The term arthralgia literally means joint pain. It is a combination of two Greek words – Arthro – joint and algos – pain.
There are several reasons why joints can be painful. It could be due to:-
- immune disorders
- allergic reactions
- degenerative diseases
However, according to the Medical Subject Headings created by the United States National Library of Medicine, the term “arthralgia” should not be generalized to all conditions and should be reserved for the cases where there are no inflammatory pathologies affecting the joints. Where there is presence of inflammation, the condition should be termed arthritis.
Types and pathologies of arthralgia
Despite the convention Inflammatory arthralgia is commonly used to describe inflammatory joint pain. Many of these individuals may be actually suffering from osteoarthritis.
Osteoarthritis is a degenerative joint disease that is the commonest form of arthritis. In this condition there is loss of the cushion like cartilage that is placed between the ends of the bones at the joints to allow for smooth and painful movements.
Prevalence of osteoarthritis rises with age. With continued use the cartilage may be irritated and this may lead to pain and swelling. With progressive loss of the cartilage the ends of the bones undergo friction leading to loss of joint mobility as well.
Pain from osteoarthritis is worse after activity and at the end of the day. There is presence of stiffness in the morning or after inactivity that lasts for a few minutes.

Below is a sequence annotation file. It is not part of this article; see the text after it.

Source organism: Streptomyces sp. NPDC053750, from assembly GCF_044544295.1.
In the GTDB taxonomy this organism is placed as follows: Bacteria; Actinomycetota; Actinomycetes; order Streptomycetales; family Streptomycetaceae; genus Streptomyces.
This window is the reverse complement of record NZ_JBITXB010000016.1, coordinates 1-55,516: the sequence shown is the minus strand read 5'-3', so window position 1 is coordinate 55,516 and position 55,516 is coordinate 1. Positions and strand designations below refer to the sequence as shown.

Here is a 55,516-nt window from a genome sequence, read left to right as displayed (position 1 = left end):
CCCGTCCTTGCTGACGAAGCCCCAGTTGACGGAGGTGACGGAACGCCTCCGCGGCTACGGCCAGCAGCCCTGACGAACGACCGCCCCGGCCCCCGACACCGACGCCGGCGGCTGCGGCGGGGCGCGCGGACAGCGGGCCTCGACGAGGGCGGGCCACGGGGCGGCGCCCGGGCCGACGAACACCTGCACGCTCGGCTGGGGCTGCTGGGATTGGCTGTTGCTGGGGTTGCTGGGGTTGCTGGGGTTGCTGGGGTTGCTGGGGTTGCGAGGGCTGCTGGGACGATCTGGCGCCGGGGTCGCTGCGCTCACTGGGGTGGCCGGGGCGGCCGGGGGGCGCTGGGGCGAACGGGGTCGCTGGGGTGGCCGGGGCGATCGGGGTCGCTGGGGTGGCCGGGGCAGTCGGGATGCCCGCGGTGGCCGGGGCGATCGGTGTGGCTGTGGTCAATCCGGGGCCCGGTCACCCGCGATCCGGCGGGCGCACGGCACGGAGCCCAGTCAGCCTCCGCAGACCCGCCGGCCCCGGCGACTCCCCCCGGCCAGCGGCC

Those with inflammatory arthralgia have a typically different presentation. The stiffness in these cases tends to last more than an hour.
Unlike osteoarthritis that affects joints on one side of the body and usually affected major weight bearing joints like the knees, hips, ankles etc., inflammatory arthralgias affect smaller joints of the hands and feet more commonly and joints on both sides of the body usually are involved.
The redness, swelling and warmth near the joint is seen more prominently with osteoarthritis than inflammatory arthralgias.
Autoimmune conditions that are responsible for inflammatory arthralgias include rheumatoid arthritis, scleroderma, systemic lupus erythematosus, Sjögren’s disease and mixed connective tissue disease.
In these conditions the body’s immune system perceives the joint and its proteins as foreign and attacks them causing severe joint damage. These are progressive conditions that eventually lead to tissue damage and fibrous scarring over the joints and severe loss of mobility.
Reviewed by April Cashin-Garbutt, BA Hons (Cantab)